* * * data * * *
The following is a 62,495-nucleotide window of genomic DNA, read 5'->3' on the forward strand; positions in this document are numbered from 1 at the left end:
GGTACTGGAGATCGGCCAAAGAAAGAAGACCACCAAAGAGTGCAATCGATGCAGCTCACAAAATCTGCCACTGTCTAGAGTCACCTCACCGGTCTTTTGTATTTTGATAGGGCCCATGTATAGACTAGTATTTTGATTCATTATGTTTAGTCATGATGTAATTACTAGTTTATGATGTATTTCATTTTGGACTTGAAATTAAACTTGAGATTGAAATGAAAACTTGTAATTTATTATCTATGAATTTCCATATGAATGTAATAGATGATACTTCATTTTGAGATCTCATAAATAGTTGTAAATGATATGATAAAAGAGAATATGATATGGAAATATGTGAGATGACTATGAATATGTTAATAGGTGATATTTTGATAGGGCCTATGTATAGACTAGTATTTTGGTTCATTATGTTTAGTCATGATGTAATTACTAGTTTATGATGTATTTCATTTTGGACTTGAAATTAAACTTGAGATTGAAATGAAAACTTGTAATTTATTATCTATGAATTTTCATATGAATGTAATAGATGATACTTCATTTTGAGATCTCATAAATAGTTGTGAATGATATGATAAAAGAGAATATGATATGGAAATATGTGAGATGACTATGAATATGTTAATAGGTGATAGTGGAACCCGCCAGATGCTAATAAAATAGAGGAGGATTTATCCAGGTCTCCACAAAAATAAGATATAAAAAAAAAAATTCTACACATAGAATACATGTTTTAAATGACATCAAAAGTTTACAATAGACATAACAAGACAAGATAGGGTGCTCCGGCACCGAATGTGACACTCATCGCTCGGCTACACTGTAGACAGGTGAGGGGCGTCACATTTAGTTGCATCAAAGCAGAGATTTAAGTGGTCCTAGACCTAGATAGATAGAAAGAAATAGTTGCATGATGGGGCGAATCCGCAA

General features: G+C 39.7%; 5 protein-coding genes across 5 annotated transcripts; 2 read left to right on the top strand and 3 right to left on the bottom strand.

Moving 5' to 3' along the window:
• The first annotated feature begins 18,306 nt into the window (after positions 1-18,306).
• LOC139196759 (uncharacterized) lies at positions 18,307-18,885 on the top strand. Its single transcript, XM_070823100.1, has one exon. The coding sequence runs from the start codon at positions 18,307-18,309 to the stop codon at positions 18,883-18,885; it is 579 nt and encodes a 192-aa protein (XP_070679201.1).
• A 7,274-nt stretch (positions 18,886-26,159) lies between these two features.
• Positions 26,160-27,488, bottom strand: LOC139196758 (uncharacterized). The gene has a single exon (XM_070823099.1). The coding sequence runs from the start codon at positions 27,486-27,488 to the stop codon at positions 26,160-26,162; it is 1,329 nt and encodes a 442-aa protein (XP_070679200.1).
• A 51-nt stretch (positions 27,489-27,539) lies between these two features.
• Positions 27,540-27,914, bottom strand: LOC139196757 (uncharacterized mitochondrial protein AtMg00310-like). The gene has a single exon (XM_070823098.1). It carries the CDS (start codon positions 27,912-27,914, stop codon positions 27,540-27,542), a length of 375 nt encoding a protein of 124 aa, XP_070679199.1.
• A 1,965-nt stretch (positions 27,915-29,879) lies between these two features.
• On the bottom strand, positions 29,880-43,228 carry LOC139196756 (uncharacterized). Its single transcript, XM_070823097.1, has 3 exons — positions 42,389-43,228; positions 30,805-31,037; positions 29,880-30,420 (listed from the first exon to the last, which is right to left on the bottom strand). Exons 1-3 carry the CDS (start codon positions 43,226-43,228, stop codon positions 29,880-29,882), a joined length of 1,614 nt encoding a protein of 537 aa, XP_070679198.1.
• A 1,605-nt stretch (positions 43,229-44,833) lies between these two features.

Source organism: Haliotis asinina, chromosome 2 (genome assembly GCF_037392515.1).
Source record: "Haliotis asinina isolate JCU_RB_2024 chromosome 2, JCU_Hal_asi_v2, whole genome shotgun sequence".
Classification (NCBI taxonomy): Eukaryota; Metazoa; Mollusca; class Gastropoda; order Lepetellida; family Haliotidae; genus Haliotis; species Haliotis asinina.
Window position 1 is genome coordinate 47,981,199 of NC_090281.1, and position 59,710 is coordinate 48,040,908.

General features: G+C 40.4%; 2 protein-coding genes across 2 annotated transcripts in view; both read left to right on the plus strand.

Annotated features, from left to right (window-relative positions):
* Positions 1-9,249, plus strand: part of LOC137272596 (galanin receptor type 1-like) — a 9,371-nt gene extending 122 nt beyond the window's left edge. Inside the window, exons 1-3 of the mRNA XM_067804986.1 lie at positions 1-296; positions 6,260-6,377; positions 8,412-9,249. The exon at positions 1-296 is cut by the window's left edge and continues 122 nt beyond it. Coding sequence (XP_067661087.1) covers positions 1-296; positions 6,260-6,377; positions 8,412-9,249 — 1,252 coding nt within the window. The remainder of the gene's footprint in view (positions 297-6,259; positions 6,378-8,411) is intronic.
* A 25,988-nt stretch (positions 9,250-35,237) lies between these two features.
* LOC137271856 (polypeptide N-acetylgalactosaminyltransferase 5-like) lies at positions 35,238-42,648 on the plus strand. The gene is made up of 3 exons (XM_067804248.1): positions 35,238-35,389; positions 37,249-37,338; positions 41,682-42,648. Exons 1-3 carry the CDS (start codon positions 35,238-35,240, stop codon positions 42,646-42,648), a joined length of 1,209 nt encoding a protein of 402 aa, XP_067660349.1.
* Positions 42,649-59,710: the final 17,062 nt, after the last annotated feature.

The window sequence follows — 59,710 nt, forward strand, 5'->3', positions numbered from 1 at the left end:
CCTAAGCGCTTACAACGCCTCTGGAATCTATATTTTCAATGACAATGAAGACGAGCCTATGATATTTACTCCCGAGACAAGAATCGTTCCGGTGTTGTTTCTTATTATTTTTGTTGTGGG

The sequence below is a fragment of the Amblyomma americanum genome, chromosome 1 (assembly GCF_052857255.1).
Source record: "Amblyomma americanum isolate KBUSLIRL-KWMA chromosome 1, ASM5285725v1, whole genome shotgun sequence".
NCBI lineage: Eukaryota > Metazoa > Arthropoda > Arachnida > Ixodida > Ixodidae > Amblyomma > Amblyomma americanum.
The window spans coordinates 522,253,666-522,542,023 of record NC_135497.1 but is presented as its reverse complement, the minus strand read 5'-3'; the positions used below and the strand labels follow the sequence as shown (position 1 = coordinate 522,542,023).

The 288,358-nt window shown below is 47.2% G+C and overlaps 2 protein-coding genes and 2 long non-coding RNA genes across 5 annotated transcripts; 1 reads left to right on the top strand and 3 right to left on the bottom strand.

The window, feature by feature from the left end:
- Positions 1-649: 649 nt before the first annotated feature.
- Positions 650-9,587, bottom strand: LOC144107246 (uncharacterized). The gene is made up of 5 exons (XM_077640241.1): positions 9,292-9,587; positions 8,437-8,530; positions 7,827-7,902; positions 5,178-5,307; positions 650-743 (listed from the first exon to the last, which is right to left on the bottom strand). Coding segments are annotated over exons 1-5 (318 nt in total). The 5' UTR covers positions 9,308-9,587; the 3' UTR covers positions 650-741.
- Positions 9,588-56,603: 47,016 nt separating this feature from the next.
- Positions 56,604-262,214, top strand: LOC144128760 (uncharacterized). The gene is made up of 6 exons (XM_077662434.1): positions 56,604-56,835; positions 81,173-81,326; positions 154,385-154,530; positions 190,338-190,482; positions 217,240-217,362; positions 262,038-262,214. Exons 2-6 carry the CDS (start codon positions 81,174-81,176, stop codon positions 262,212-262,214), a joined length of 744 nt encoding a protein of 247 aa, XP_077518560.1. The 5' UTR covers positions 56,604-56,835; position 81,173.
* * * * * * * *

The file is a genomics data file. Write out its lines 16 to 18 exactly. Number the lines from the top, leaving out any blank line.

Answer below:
Classification (NCBI taxonomy): Eukaryota; Metazoa; Mollusca; class Gastropoda; order Lepetellida; family Haliotidae; genus Haliotis; species Haliotis asinina.
Window position 1 is genome coordinate 47,981,199 of NC_090281.1, and position 59,710 is coordinate 48,040,908.

General features: G+C 40.4%; 2 protein-coding genes across 2 annotated transcripts in view; both read left to right on the plus strand.